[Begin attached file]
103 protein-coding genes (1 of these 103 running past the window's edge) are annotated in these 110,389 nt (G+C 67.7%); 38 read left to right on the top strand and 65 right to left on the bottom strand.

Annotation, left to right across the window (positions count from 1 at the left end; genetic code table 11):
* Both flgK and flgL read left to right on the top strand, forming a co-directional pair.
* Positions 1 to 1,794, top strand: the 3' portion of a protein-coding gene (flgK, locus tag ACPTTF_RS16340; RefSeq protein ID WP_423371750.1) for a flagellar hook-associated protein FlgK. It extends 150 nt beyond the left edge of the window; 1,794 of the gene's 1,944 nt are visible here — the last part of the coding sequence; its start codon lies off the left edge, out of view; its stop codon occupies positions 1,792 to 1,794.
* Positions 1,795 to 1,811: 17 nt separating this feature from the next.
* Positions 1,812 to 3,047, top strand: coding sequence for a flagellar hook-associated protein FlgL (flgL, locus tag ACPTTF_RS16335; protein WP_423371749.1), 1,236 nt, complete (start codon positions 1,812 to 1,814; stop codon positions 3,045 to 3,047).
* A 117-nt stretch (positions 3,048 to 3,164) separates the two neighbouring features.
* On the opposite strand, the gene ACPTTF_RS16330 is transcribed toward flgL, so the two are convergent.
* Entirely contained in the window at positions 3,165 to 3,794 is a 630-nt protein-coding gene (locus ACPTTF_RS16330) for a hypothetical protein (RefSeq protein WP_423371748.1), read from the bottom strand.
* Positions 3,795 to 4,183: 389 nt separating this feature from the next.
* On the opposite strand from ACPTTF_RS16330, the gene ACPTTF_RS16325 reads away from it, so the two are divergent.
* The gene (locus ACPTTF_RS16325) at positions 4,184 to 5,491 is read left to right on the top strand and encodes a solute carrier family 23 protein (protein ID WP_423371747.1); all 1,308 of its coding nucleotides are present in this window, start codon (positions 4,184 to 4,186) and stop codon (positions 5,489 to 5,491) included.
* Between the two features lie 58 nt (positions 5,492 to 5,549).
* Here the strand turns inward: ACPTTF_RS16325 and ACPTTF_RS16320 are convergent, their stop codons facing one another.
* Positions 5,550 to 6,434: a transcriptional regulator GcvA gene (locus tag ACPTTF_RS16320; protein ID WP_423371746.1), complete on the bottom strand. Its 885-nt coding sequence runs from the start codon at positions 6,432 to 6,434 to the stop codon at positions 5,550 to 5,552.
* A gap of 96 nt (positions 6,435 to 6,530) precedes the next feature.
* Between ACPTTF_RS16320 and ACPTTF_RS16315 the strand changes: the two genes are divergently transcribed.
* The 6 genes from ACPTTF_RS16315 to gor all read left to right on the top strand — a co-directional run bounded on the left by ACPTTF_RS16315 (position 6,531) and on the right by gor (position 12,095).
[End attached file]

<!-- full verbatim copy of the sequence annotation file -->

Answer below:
103 protein-coding genes (1 of these 103 running past the window's edge) are annotated in these 110,389 nt (G+C 67.7%); 38 read left to right on the top strand and 65 right to left on the bottom strand.

Annotation, left to right across the window (positions count from 1 at the left end; genetic code table 11):
* Both flgK and flgL read left to right on the top strand, forming a co-directional pair.
* Positions 1 to 1,794, top strand: the 3' portion of a protein-coding gene (flgK, locus tag ACPTTF_RS16340; RefSeq protein ID WP_423371750.1) for a flagellar hook-associated protein FlgK. It extends 150 nt beyond the left edge of the window; 1,794 of the gene's 1,944 nt are visible here — the last part of the coding sequence; its start codon lies off the left edge, out of view; its stop codon occupies positions 1,792 to 1,794.
* Positions 1,795 to 1,811: 17 nt separating this feature from the next.
* Positions 1,812 to 3,047, top strand: coding sequence for a flagellar hook-associated protein FlgL (flgL, locus tag ACPTTF_RS16335; protein WP_423371749.1), 1,236 nt, complete (start codon positions 1,812 to 1,814; stop codon positions 3,045 to 3,047).
* A 117-nt stretch (positions 3,048 to 3,164) separates the two neighbouring features.
* On the opposite strand, the gene ACPTTF_RS16330 is transcribed toward flgL, so the two are convergent.
* Entirely contained in the window at positions 3,165 to 3,794 is a 630-nt protein-coding gene (locus ACPTTF_RS16330) for a hypothetical protein (RefSeq protein WP_423371748.1), read from the bottom strand.
* Positions 3,795 to 4,183: 389 nt separating this feature from the next.
* On the opposite strand from ACPTTF_RS16330, the gene ACPTTF_RS16325 reads away from it, so the two are divergent.
* The gene (locus ACPTTF_RS16325) at positions 4,184 to 5,491 is read left to right on the top strand and encodes a solute carrier family 23 protein (protein ID WP_423371747.1); all 1,308 of its coding nucleotides are present in this window, start codon (positions 4,184 to 4,186) and stop codon (positions 5,489 to 5,491) included.
* Between the two features lie 58 nt (positions 5,492 to 5,549).
* Here the strand turns inward: ACPTTF_RS16325 and ACPTTF_RS16320 are convergent, their stop codons facing one another.
* Positions 5,550 to 6,434: a transcriptional regulator GcvA gene (locus tag ACPTTF_RS16320; protein ID WP_423371746.1), complete on the bottom strand. Its 885-nt coding sequence runs from the start codon at positions 6,432 to 6,434 to the stop codon at positions 5,550 to 5,552.
* A gap of 96 nt (positions 6,435 to 6,530) precedes the next feature.
* Between ACPTTF_RS16320 and ACPTTF_RS16315 the strand changes: the two genes are divergently transcribed.
* The 6 genes from ACPTTF_RS16315 to gor all read left to right on the top strand — a co-directional run bounded on the left by ACPTTF_RS16315 (position 6,531) and on the right by gor (position 12,095).